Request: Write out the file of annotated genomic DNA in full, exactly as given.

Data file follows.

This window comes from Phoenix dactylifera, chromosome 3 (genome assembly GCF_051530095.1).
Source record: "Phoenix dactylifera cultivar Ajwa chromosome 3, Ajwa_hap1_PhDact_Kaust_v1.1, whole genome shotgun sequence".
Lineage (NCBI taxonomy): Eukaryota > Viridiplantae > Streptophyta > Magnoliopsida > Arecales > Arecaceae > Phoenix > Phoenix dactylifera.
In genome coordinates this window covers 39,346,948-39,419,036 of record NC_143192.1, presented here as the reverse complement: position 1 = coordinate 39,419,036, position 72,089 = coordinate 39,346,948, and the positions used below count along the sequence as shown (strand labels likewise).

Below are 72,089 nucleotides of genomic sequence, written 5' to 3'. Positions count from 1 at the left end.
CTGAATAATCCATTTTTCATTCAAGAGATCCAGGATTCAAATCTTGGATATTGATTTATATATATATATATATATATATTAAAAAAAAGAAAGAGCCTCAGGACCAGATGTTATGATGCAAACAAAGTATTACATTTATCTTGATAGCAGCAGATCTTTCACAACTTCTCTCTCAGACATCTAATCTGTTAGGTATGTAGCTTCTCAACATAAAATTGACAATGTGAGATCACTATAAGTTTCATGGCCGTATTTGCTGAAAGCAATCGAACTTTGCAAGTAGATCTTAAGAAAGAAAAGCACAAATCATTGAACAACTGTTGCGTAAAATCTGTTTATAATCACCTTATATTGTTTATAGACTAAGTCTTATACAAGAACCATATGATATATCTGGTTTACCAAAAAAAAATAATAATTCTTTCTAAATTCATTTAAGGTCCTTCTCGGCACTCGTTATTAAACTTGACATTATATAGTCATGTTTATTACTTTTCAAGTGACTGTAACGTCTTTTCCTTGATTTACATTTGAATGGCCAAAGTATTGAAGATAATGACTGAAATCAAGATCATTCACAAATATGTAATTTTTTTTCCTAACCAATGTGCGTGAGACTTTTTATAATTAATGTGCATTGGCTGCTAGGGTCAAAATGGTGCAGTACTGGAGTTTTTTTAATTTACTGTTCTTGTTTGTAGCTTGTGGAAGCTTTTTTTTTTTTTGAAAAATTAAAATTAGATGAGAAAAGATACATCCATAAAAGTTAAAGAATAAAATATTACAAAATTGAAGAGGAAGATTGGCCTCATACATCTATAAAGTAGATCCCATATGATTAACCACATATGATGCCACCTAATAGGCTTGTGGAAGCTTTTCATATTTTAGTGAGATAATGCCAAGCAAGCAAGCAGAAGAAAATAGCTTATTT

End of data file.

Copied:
This window comes from Phoenix dactylifera, chromosome 3 (genome assembly GCF_051530095.1).
Source record: "Phoenix dactylifera cultivar Ajwa chromosome 3, Ajwa_hap1_PhDact_Kaust_v1.1, whole genome shotgun sequence".
Lineage (NCBI taxonomy): Eukaryota > Viridiplantae > Streptophyta > Magnoliopsida > Arecales > Arecaceae > Phoenix > Phoenix dactylifera.
In genome coordinates this window covers 39,346,948-39,419,036 of record NC_143192.1, presented here as the reverse complement: position 1 = coordinate 39,419,036, position 72,089 = coordinate 39,346,948, and the positions used below count along the sequence as shown (strand labels likewise).

Below are 72,089 nucleotides of genomic sequence, written 5' to 3'. Positions count from 1 at the left end.
CTGAATAATCCATTTTTCATTCAAGAGATCCAGGATTCAAATCTTGGATATTGATTTATATATATATATATATATATATTAAAAAAAAGAAAGAGCCTCAGGACCAGATGTTATGATGCAAACAAAGTATTACATTTATCTTGATAGCAGCAGATCTTTCACAACTTCTCTCTCAGACATCTAATCTGTTAGGTATGTAGCTTCTCAACATAAAATTGACAATGTGAGATCACTATAAGTTTCATGGCCGTATTTGCTGAAAGCAATCGAACTTTGCAAGTAGATCTTAAGAAAGAAAAGCACAAATCATTGAACAACTGTTGCGTAAAATCTGTTTATAATCACCTTATATTGTTTATAGACTAAGTCTTATACAAGAACCATATGATATATCTGGTTTACCAAAAAAAAATAATAATTCTTTCTAAATTCATTTAAGGTCCTTCTCGGCACTCGTTATTAAACTTGACATTATATAGTCATGTTTATTACTTTTCAAGTGACTGTAACGTCTTTTCCTTGATTTACATTTGAATGGCCAAAGTATTGAAGATAATGACTGAAATCAAGATCATTCACAAATATGTAATTTTTTTTCCTAACCAATGTGCGTGAGACTTTTTATAATTAATGTGCATTGGCTGCTAGGGTCAAAATGGTGCAGTACTGGAGTTTTTTTAATTTACTGTTCTTGTTTGTAGCTTGTGGAAGCTTTTTTTTTTTTTGAAAAATTAAAATTAGATGAGAAAAGATACATCCATAAAAGTTAAAGAATAAAATATTACAAAATTGAAGAGGAAGATTGGCCTCATACATCTATAAAGTAGATCCCATATGATTAACCACATATGATGCCACCTAATAGGCTTGTGGAAGCTTTTCATATTTTAGTGAGATAATGCCAAGCAAGCAAGCAGAAGAAAATAGCTTATTT